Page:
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Posts from the ‘Diana’ Category

Diana Australia, Fish Ramekin Set

Have a look at this fabulous and fun set of fish ramekins or bowls from Australian pottery “Diana” c1950s, possibly early 1960s.

They are made from slipcast earthenware, as most production pottery would have been at this time. Typical of the colours of this time – which all work so well together. I like the attention to detail like the grey shading on the exteriors, the hand painted eyes, and the fins which have managed to survive intact for about 60+ years.

The stamp you see on the base of one of them below is of course depicting Diana the Huntress (Roman Mythology), the logo of this pottery during that era.

If you are not familiar with Diana Pottery, see my previous post Diana Australia (which has further links for more of the history of this pottery)

Diana Australia - Fish Shaped Ramekins c1950s

Diana Australia – Fish Shaped Ramekins c1950s

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Diana Australia Nefertiti

Diana Australia Nefertiti c1960s

There was a worldwide Arts and Crafts revival in the mid 20th Century, and Australian pottery in the 1960s and 70’s was booming as well, especially with anything stoneware – both handmade and commercial.

The international icons such as Arabia Finland, and Midwinter UK reflected this trend world wide, but one of the most important commercial manufacturers from this period in Australia was Diana Pottery.

Diana (after the huntress) was set up in 1940 by Eric Lowe at a site in Marrickville, Sydney. In the 1940s they produced mainly utility and kitchen ware with over 200 shapes being produced. By 1952 they were employing 70 hands who were producing a large range of hand painted ware. In the 1960’s, Diana Pottery, under the name “Hollywood” made a variety of slip cast vases or brightly coloured glazed, or sprayed with a Cream glaze creating a speckled texture finish were made.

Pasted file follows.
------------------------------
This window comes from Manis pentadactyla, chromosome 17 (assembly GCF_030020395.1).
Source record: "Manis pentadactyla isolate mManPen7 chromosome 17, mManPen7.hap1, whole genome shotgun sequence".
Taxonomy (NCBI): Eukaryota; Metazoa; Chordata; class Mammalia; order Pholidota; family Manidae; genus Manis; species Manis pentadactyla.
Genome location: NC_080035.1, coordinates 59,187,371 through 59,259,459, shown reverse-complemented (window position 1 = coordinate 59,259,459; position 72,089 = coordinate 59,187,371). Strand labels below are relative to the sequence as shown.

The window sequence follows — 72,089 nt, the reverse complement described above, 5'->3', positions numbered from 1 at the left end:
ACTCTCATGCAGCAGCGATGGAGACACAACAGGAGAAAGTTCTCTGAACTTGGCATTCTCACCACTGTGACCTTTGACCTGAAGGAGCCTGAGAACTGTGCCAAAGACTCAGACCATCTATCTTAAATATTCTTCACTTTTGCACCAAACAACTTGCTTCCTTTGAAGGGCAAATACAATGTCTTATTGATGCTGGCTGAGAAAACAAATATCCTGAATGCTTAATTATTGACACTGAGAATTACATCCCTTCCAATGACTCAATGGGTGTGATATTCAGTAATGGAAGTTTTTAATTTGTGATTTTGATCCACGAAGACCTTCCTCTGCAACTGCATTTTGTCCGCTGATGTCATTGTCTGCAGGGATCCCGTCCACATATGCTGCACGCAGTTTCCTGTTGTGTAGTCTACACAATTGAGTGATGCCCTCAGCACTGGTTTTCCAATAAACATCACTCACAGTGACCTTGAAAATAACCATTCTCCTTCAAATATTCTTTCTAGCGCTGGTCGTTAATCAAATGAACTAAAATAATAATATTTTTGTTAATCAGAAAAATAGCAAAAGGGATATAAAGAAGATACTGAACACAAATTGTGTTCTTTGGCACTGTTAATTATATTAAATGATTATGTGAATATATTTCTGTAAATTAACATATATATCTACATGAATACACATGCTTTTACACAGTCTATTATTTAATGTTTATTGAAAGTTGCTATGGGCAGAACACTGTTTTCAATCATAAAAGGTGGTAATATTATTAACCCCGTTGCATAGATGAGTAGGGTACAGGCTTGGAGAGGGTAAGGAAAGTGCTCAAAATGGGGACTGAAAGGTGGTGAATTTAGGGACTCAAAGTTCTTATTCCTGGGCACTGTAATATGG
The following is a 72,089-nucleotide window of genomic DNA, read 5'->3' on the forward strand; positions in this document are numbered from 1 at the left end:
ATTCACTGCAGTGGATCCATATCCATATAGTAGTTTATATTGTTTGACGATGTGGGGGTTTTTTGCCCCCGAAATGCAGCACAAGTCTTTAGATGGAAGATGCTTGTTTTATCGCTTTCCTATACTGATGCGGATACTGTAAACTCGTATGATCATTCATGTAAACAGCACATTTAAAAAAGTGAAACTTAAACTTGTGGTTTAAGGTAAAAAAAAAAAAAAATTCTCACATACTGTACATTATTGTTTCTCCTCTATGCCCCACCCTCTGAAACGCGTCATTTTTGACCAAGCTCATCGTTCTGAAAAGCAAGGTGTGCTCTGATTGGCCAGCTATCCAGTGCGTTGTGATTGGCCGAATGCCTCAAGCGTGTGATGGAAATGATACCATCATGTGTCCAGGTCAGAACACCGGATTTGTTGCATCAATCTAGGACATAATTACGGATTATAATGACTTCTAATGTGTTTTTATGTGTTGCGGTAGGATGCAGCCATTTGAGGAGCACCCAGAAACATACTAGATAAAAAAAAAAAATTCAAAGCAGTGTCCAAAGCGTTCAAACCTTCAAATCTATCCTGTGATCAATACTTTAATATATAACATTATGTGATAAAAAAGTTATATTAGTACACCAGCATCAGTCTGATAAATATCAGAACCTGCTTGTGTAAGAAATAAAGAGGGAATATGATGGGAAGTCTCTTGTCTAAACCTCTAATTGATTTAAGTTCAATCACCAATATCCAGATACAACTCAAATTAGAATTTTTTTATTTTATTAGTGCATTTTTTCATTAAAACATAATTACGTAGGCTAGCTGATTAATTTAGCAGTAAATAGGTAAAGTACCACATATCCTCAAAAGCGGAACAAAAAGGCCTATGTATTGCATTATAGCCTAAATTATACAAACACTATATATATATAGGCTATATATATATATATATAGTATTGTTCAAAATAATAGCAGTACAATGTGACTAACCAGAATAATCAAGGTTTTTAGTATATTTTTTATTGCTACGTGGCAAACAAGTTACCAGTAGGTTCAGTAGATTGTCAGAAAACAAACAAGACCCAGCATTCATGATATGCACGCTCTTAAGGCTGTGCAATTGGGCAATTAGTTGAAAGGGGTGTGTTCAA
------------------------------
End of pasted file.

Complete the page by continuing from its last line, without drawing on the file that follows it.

In this era they also produced one of the most enduring and popular of all the Diana ranges – a stoneware series called Nefertiti. Nefertiti features organic and modernist forms. It has become a modernist classic and as collectors items, pieces of this range are still surprisingly lowly priced. There were a large range of forms made – from utilitarian dinnerware to pieces such as carafes and goblets.

The pieces are also lovely to use and touch, and like all stoneware very tough.

Besides the great shapes – I love the glaze colours on these pieces which varies from a plain ochre yellow, to the richest rusty brown ochre colour, highlighted by the diamond texture on each piece. Another plus is that the size of many of the forms is very generous compared to many other products of this era.

There were a number of variations of decorations of the Nefertiti form – one a plain satin white glaze, one with the white glaze and decorative repeat medallion, and the other called “Safari” made to like like studio pottery with a more rustic glaze. There may be more still lurking out there which were made in lower numbers.

Diana Australia, Nefertiti Teapot

Diana Australia, Nefertiti Teapot

Diana Australia, Safari Jug

Diana Australia, Nefertiti Jug

Diana Australia, Nefertiti Ramekin

Diana Australia, Nefertiti Ramekin

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